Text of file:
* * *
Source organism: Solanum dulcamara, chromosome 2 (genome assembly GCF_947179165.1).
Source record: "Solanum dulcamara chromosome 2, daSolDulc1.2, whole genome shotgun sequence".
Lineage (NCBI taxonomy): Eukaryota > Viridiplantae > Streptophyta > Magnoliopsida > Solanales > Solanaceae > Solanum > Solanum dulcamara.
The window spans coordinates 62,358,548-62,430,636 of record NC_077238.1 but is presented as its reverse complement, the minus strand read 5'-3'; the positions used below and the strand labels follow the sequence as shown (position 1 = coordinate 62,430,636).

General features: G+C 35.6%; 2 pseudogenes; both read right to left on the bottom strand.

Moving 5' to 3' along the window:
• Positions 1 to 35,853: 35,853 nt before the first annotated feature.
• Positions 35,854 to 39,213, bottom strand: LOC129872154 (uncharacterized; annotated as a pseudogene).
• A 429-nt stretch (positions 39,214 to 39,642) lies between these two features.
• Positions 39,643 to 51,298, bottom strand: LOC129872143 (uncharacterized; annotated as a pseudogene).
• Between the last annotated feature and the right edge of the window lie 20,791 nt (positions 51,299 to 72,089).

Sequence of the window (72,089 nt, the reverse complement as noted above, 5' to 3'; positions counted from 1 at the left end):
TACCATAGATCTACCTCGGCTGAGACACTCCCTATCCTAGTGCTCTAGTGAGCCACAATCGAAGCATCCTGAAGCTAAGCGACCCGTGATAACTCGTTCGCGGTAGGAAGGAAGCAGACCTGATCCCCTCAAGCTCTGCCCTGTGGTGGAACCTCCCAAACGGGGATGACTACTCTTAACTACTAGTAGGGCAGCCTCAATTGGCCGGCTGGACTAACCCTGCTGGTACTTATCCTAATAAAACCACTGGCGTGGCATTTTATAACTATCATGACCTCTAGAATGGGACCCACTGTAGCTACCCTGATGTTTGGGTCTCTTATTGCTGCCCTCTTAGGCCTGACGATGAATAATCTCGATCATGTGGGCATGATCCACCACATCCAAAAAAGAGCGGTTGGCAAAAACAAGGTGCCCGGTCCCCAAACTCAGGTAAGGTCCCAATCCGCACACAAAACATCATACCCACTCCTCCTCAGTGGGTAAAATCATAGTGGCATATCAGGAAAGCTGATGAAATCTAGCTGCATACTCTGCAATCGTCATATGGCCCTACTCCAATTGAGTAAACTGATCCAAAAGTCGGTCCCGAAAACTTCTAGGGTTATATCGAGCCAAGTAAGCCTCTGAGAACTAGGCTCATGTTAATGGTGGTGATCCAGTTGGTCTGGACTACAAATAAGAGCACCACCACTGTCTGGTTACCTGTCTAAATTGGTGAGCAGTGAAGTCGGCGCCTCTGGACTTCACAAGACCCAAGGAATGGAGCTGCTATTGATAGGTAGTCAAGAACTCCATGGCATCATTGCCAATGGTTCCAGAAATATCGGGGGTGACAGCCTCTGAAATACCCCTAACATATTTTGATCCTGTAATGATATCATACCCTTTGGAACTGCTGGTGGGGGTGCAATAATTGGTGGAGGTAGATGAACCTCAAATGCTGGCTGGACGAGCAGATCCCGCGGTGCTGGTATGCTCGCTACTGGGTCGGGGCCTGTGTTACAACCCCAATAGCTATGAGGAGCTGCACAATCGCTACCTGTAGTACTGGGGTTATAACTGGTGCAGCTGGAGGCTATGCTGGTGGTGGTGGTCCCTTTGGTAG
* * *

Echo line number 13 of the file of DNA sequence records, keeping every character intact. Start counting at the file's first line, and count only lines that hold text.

TACCATAGATCTACCTCGGCTGAGACACTCCCTATCCTAGTGCTCTAGTGAGCCACAATCGAAGCATCCTGAAGCTAAGCGACCCGTGATAACTCGTTCGCGGTAGGAAGGAAGCAGACCTGATCCCCTCAAGCTCTGCCCTGTGGTGGAACCTCCCAAACGGGGATGACTACTCTTAACTACTAGTAGGGCAGCCTCAATTGGCCGGCTGGACTAACCCTGCTGGTACTTATCCTAATAAAACCACTGGCGTGGCATTTTATAACTATCATGACCTCTAGAATGGGACCCACTGTAGCTACCCTGATGTTTGGGTCTCTTATTGCTGCCCTCTTAGGCCTGACGATGAATAATCTCGATCATGTGGGCATGATCCACCACATCCAAAAAAGAGCGGTTGGCAAAAACAAGGTGCCCGGTCCCCAAACTCAGGTAAGGTCCCAATCCGCACACAAAACATCATACCCACTCCTCCTCAGTGGGTAAAATCATAGTGGCATATCAGGAAAGCTGATGAAATCTAGCTGCATACTCTGCAATCGTCATATGGCCCTACTCCAATTGAGTAAACTGATCCAAAAGTCGGTCCCGAAAACTTCTAGGGTTATATCGAGCCAAGTAAGCCTCTGAGAACTAGGCTCATGTTAATGGTGGTGATCCAGTTGGTCTGGACTACAAATAAGAGCACCACCACTGTCTGGTTACCTGTCTAAATTGGTGAGCAGTGAAGTCGGCGCCTCTGGACTTCACAAGACCCAAGGAATGGAGCTGCTATTGATAGGTAGTCAAGAACTCCATGGCATCATTGCCAATGGTTCCAGAAATATCGGGGGTGACAGCCTCTGAAATACCCCTAACATATTTTGATCCTGTAATGATATCATACCCTTTGGAACTGCTGGTGGGGGTGCAATAATTGGTGGAGGTAGATGAACCTCAAATGCTGGCTGGACGAGCAGATCCCGCGGTGCTGGTATGCTCGCTACTGGGTCGGGGCCTGTGTTACAACCCCAATAGCTATGAGGAGCTGCACAATCGCTACCTGTAGTACTGGGGTTATAACTGGTGCAGCTGGAGGCTATGCTGGTGGTGGTGGTCCCTTTGGTAG